Wednesday, February 10, 2016

Heaven help us all.

When I used to wear a blue shirt, and peddle electronics at a large, soul-sucking electronics superstore, the highlight of my day were the little conversations I could sneak in with fellow employees. The supervisor of the media department (video games, movies and these things called...CDs?), days before quitting (and working at a prison...across the street), wowed me with this little gem, that seven years later, still cracks me up:

So these two assholes are going back and forth debating which video game system is better. Over and over, they keep arguing, one yammering on about Playstation, while the other guy is all about the XBOX. After a couple of minutes, I've had enough. I go over to these two clowns, and tell them, Sony? XBOX? You know what you should really try? [the guys wait for an answer]


What does that anecdote have to do with Spike Lee's Chi-Raq? Not much, actually, other than how just about anything looks entirely trivial when compared to having sex. But...isn't this movie about all the senseless violence in Chicago? Well, yes. Sort of. I think so. Actually, I'm not even sure what the f--k this movie is about. So, Best Buy, right?

The South Side of Chicago, all bullshit aside, is a f--king war zone. The film opens telling us that more people have been murdered in Chicago than have died in the United States war in Afghanistan over the same period of time. At the heart of this conflict (in the movie, anyway) are two rival gangs, the Trojans and the Spartans, each representing a section of the endless cavalcade of senseless violence.

After a couple of dudes are killed at a hip-hop show, the shit really hits the fan when an act of retaliation leads to the death of an innocent young girl. Her shooting seems to be the breaking point, as not only has another person died, but yet again, no one is coming forward with information. While the gangs keep on doing the dumb shit that they do, their women decide to put an end to all the foolishness. Their play?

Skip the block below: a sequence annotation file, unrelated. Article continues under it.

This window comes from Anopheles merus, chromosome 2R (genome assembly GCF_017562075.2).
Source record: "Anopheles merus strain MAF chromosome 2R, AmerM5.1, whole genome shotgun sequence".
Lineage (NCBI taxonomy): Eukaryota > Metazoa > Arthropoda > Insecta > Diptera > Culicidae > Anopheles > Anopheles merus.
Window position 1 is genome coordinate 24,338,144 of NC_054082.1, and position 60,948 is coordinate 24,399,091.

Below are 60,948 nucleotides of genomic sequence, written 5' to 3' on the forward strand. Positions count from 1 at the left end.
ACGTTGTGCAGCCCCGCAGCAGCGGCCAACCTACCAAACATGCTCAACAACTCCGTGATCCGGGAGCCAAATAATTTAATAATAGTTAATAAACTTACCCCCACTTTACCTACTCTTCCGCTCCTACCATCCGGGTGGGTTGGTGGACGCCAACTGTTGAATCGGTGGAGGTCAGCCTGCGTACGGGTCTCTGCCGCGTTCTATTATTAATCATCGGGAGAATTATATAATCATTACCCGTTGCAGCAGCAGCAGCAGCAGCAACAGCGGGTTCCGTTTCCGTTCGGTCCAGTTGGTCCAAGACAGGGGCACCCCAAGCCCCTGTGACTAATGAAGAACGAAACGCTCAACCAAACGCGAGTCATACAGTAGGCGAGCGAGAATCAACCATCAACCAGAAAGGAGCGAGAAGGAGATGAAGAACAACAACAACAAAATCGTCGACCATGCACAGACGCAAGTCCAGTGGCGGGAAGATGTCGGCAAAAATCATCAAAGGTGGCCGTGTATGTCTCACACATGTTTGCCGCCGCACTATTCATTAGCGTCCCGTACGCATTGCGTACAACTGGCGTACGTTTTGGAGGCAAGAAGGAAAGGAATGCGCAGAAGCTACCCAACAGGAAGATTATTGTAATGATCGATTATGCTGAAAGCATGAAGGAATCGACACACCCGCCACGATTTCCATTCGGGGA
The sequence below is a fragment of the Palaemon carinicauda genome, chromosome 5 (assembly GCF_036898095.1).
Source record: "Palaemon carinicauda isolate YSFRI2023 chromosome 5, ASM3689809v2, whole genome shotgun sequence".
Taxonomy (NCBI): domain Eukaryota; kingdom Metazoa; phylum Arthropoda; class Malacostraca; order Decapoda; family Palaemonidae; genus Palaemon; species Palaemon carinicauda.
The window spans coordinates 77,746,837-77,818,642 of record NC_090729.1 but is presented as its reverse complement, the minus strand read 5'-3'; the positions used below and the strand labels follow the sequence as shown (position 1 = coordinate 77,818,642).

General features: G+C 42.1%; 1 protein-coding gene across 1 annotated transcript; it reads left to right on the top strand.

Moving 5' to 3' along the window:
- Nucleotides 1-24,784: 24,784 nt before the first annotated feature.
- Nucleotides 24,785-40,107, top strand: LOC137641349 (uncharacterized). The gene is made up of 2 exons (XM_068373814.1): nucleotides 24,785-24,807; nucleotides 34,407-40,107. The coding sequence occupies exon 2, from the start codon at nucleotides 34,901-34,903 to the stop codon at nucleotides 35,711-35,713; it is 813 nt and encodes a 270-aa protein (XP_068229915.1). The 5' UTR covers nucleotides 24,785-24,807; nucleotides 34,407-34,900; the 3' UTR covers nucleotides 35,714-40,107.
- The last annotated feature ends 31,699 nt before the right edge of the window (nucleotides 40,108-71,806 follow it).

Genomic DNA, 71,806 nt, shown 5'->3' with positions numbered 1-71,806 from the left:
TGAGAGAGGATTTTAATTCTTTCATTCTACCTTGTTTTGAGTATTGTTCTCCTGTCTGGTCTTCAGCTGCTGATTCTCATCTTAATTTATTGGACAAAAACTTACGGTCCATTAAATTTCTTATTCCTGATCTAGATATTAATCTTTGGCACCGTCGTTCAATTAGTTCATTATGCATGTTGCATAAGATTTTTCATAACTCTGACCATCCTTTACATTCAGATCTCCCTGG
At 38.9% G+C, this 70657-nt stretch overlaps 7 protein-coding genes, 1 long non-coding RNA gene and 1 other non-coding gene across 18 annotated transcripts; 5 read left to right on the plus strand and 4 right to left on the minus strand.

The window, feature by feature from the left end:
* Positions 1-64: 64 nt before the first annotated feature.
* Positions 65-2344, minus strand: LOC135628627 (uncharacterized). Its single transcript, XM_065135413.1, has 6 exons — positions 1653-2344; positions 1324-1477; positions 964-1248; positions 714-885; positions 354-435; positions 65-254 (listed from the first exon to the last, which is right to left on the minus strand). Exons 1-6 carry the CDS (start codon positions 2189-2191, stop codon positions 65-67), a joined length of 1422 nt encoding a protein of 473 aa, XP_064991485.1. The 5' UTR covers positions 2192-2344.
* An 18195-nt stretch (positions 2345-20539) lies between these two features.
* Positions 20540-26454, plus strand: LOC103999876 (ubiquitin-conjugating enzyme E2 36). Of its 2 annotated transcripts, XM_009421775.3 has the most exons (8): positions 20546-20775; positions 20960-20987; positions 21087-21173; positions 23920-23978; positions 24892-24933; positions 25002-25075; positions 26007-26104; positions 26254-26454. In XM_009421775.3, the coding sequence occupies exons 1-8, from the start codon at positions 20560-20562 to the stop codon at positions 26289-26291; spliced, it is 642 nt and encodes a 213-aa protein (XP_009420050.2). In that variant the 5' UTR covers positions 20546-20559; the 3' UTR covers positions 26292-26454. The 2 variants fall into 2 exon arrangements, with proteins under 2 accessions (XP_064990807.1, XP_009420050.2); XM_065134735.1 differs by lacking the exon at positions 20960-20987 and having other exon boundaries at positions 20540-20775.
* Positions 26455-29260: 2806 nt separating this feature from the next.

No peace?
No pussy.

Apparently this cunning stunt isn't all that original, as Lee's film is a modern retelling of a famous play dating back to ancient Greece. While I certainly appreciate the idea, it's the execution that leaves something to be desired. Lee's film assaults the senses, sure, but in a way that detracts from the message.

There is some heavy shit being kicked around here, but it's all presented like a big f--king joke (about f--king, no less). Life and death issues are being filtered through a comedy about ass and titties. Huh?Someone much smarter than I am probably sees the genius in that juxtaposition, but I felt all the just give Daddy what he wants bullshit undermined Lee's not-too subtle agenda. But that's not even my biggest problem...

Whatcha man got to do with me?
More than the hokey and incessant discussed sexual frustrations, is the shocking fact that damn near every single line in this film rhymes. Yes, you read that correctly. Impressive? Sure. For the first hour. But eventually it wore me the f--k down, and actually flat-out irritated me at times. In far too many instances, the need to rhyme either tremendously dragged things out, or made them entirely pointless. I mean, rhyming repetition with pussy magician is clever enough (and perhaps amusing?), but it's also kind of f--king stupid, too. Reminds me of this blog I write read.

I once rhymed every single one of the Yays and Boos [here], but like this film, apparently, few f--ks were given. But like Lee, mass indifference to my work ain't gonna stop me. I mean, not yet, anyway.

That suit makes me feel like I'm watching Family Feud.
  • Dude, this flick has a f--king epic long take that blew me away. Such energy, it's so badass.